I NOTICED the couple immediately, but it wasn’t because of her chestnut eyes or his stylish suit. It was because both of them appeared to be in their early 20s. How early remained to be seen.
In a busy bar, things don’t always break down to first come, first served.
“Be like water,” Bruce Lee once said. And in the fluidic environs of a bar, truer words have never been spoken. Water follows the path of least resistance, and so, too, do bartenders. It has been said that we swap youth for wisdom, and in that moment I did exactly that. Meaning that even though that young couple was most certainly next, I skipped over them to the next couple, both obviously well past 21.
Why? Because I was going to have to check the younger couple’s IDs, which they did not have out (and might not even have). That meant I was going to have to stop everything else I was doing and concentrate on that. Of all the tasks presented to a bartender — making drinks, serving food, washing glasses, etc. — checking IDs is the only one that, if you make one mistake, you can lose your job. Immediately. All that checking was going to take time. And it was my time, and my money.
“Best prepared” probably results in “best served,” especially when it’s busy. Perhaps that is why bars have that unusual social spotlight effect that seems so lacking in coffeehouses and deli counters. In a busy bar, it is the bartender who decides who is next. No amount of complaining to the manager or whining on Yelp is going to change that. Perhaps that is also why the No. 1 question people ask me is, “How do I get a bartender’s attention?”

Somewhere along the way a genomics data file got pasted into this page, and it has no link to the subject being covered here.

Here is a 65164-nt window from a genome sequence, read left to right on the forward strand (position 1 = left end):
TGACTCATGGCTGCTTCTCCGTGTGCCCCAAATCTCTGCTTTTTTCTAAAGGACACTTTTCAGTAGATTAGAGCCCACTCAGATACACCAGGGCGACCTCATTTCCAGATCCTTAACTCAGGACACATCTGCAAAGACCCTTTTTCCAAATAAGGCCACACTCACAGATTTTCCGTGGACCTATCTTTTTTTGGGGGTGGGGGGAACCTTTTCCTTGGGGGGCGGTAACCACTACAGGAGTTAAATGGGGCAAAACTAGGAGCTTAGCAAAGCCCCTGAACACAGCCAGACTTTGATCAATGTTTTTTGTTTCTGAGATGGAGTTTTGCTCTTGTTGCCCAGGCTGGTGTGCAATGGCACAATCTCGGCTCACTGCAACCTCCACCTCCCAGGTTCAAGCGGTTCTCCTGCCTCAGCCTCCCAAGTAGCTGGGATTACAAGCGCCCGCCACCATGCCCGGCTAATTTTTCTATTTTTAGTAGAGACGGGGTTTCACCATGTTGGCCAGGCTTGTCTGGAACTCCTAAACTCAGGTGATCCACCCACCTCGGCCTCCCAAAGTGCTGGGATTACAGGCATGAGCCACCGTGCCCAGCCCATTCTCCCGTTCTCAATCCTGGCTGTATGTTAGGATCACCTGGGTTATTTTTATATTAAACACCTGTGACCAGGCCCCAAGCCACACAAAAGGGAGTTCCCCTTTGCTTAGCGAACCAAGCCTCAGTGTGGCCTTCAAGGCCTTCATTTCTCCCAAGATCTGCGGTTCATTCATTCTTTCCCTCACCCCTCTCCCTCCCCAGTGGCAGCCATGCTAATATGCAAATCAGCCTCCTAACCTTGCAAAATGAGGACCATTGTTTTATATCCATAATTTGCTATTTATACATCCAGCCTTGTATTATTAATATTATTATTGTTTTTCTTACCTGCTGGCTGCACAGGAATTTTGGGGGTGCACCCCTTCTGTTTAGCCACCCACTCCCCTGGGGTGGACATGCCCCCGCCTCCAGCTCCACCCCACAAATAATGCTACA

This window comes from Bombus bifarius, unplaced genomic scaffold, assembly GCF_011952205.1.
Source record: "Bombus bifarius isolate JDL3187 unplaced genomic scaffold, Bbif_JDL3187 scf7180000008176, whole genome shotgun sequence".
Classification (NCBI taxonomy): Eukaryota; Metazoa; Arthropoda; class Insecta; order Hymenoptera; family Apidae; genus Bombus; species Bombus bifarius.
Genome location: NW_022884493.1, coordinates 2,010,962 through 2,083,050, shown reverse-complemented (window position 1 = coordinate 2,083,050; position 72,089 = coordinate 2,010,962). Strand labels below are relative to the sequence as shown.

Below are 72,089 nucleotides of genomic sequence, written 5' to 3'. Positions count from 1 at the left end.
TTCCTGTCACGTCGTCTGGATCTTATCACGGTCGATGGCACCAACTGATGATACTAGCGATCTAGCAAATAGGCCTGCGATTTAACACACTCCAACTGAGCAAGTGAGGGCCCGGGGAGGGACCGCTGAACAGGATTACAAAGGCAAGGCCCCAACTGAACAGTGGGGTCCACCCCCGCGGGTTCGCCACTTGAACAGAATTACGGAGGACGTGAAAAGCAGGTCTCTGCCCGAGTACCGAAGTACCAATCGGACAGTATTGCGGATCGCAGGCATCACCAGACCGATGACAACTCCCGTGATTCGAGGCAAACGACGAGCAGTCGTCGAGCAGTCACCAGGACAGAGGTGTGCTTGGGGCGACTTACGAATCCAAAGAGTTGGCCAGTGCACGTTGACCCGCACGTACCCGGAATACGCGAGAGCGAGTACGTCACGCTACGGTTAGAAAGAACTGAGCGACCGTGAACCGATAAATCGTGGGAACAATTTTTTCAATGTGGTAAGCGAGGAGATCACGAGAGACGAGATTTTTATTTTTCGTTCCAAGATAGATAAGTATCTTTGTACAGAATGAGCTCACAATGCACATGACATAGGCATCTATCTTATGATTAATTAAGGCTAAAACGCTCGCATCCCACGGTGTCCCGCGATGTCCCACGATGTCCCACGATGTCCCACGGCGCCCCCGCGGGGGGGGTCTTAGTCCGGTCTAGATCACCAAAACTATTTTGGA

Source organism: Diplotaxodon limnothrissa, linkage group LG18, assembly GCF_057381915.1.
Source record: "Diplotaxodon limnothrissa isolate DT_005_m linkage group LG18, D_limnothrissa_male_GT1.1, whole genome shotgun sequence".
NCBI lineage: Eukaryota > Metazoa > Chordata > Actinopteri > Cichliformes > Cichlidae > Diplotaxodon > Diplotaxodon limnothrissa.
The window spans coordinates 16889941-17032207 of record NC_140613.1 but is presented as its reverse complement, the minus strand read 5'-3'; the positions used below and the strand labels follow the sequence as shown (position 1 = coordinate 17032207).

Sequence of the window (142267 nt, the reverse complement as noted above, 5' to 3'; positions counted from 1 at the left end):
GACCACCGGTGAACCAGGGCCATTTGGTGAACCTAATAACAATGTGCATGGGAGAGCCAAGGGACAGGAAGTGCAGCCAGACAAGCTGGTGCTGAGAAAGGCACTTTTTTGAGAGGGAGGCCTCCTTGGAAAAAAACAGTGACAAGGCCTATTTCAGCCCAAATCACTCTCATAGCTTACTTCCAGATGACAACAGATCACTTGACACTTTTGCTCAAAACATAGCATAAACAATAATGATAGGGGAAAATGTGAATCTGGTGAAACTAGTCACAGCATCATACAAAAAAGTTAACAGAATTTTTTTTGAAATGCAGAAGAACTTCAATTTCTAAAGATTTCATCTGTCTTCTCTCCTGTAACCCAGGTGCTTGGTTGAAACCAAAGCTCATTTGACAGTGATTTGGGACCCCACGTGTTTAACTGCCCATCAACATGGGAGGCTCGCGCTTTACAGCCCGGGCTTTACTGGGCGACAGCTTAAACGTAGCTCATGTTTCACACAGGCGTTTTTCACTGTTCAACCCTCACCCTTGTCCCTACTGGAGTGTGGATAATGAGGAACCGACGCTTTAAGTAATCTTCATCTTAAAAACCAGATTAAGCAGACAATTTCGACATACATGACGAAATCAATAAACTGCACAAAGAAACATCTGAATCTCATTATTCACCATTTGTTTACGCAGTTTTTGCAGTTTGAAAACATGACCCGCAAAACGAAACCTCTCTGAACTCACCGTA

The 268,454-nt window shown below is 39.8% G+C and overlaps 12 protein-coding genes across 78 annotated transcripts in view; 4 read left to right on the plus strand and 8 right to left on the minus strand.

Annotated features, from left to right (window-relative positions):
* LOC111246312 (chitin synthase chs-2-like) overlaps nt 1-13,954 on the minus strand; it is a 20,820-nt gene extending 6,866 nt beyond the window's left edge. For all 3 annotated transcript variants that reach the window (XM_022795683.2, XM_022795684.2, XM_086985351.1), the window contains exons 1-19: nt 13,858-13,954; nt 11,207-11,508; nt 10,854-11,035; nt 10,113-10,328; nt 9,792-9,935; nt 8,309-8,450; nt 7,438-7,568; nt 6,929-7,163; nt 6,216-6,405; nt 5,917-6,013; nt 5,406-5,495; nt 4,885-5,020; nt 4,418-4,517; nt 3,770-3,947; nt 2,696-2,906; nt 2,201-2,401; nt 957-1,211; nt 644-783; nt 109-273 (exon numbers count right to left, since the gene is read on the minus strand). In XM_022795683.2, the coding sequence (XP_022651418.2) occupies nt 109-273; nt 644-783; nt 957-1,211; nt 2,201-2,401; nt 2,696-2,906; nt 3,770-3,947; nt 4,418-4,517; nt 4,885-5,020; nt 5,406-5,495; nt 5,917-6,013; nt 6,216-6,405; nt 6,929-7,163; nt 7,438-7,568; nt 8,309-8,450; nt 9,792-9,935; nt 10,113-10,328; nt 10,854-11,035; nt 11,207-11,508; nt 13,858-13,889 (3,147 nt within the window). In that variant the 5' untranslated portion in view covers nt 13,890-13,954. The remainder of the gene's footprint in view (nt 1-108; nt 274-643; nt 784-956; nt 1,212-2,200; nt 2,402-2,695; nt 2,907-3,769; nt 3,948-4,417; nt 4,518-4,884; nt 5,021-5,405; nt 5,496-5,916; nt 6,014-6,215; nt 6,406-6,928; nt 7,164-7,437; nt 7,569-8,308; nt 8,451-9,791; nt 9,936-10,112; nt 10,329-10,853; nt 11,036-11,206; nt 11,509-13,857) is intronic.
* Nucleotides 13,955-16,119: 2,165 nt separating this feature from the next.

Bartenders are pretty aware, at least the good ones are. Serving customers directly translates into money for the bartender; it is a commission-based business after all. More customers equals more money — it ain’t rocket science. So taking that into consideration, the question is not how to get a bartender’s attention, but how not to lose it.
Here are some things that cause people to get skipped over in busy bars:
Rudeness: If you could choose between dealing with someone rude and someone polite, whom would you pick?
Cheapness: Bartenders have long memories and in a commission-based industry you quickly learn to put your energy where it’s going to be the most productive. Don’t believe in tipping more than 10 percent? I bet your second order in that bar takes just that much longer. Call it a hunch.
Not being prepared: In the bar business, the axiom is, “The more insistent a person is on immediate service, the less likely he is prepared for that service once it gets there.” Or, as I like to say, “I don’t know what I want, but I know that I want it right now!” Wasting a bartender’s time is really wasting everyone’s time.
Level of difficulty: If a bartender knows that you are going to ask for five tastes of wine or for three pisco sours, two mojitos and a muddled old fashioned, or for a compare/contrast of every single beer on draft, he is probably going to first look around for the woman whose last order was four gin and tonics.
Level of intoxication: Recently a woman I had not yet waited on asked me, “Are we cut off?” to which, after a second, I answered “Yes, you are.” Even asking such a question leads automatically to a “yes.” Another question of this sort is: “Do you think I can drive?” which, of course results in an automatic “no.” Serving someone visibly intoxicated is against the law. So I ask you to ask yourself: Is the bartender inattentive? Or have you recently spilled a glass of wine? Been asked to keep the noise down? Or fallen down? Has anyone in your party? If so I think you have your answer.
So again, what would cause you to pass someone over in the interest of time? Because whatever that is, the person behind the bar is no different.
Jeff Burkhart is the author of “Twenty Years Behind Bars: The Spirited Adventures of a Real Bartender” as well as an award-winning bartender at a local restaurant. Follow him at www.jeffburkhart.net and contact him at firstname.lastname@example.org